YOU BELIEVE SOMEONE ELSE AND WHAT THEY HAVE TO SAY ABOUT YOUR SYSTEM'S SECURITY BUT YOU CANNOT AUDIT IT YOURSELF.
If you continue to reward Microsoft for DRM, other lock-in methods as well as the history of in my opinion excessive remote exploit and other security issues YOU ARE THE PROBLEM!
"YOU BELIEVE SOMEONE ELSE AND WHAT THEY HAVE TO SAY ABOUT YOUR SYSTEM'S SECURITY", well so does each and every user of Linux. I don't believe there is one living person who went over all the code of Linux. As Bruce said repeatedly, especially concerning ballot machines, Open Source makes you safer since it is much harder to deliberately insert trap doors when the code can be reviewed by all, but in the end, you have to trust someone else to do the monitoring job for you.
If I'll stick to the security related part of what you said every software has bugs, including Apache, but the amount of bugs in many of Microsoft's products is especially high. You do not know what a buggy product is until you tried to use the first version of BizTalk. For years, they were under the (correct) impression that any piece of junk they come out with will sell, due to their domination of the market, and their excellent marketing division.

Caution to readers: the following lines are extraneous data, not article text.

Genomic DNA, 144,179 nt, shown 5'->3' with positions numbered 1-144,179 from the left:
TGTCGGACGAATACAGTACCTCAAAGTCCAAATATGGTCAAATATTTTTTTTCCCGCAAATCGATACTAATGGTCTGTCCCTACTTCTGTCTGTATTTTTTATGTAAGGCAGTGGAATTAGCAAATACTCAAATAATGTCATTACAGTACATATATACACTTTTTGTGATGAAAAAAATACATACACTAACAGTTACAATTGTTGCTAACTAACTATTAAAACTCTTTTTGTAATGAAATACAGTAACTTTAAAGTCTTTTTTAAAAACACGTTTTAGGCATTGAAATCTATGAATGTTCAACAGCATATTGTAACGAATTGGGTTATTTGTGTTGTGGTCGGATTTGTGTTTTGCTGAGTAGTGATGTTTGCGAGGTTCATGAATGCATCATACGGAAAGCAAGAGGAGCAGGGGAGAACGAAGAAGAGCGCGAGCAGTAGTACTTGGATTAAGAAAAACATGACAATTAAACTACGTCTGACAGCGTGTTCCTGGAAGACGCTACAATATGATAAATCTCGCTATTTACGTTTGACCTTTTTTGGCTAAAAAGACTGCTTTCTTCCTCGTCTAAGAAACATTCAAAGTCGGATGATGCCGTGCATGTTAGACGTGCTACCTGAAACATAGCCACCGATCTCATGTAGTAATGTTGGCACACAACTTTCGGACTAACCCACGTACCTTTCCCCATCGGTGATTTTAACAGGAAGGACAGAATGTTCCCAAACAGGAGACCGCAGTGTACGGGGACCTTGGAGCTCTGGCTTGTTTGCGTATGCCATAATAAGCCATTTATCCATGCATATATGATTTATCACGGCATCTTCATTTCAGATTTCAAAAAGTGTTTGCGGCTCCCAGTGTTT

Saying administrators do not install Firefox because it means management is a joke, as more updates are released to other client side products such as Word and Acrobat Reader. The reason is purely a matter of directions from above, and a bunch of non compatible heritage sites. As said before, Firefox is more secure mainly due to objective reasons: it is not part of the operating system, and it does not support the horrible invention called ActiveX (though, unfortunately, there exists a plug-in for it).
As for the rest - Like any other high earning company, I wish Microsoft would have behaved like giant that can afford to compete honorably, instead paying lip service in donations.
For those people claiming that Mac OS X is malware-free only because it has a small market share, consider the fact that Mac OS 9 had hundreds of viruses, way back when it had a smaller market share than Mac OS X.
Mac OS X has been out for 6 years now, with no viruses in the wild. Even with smaller market share there should be at least one, surely?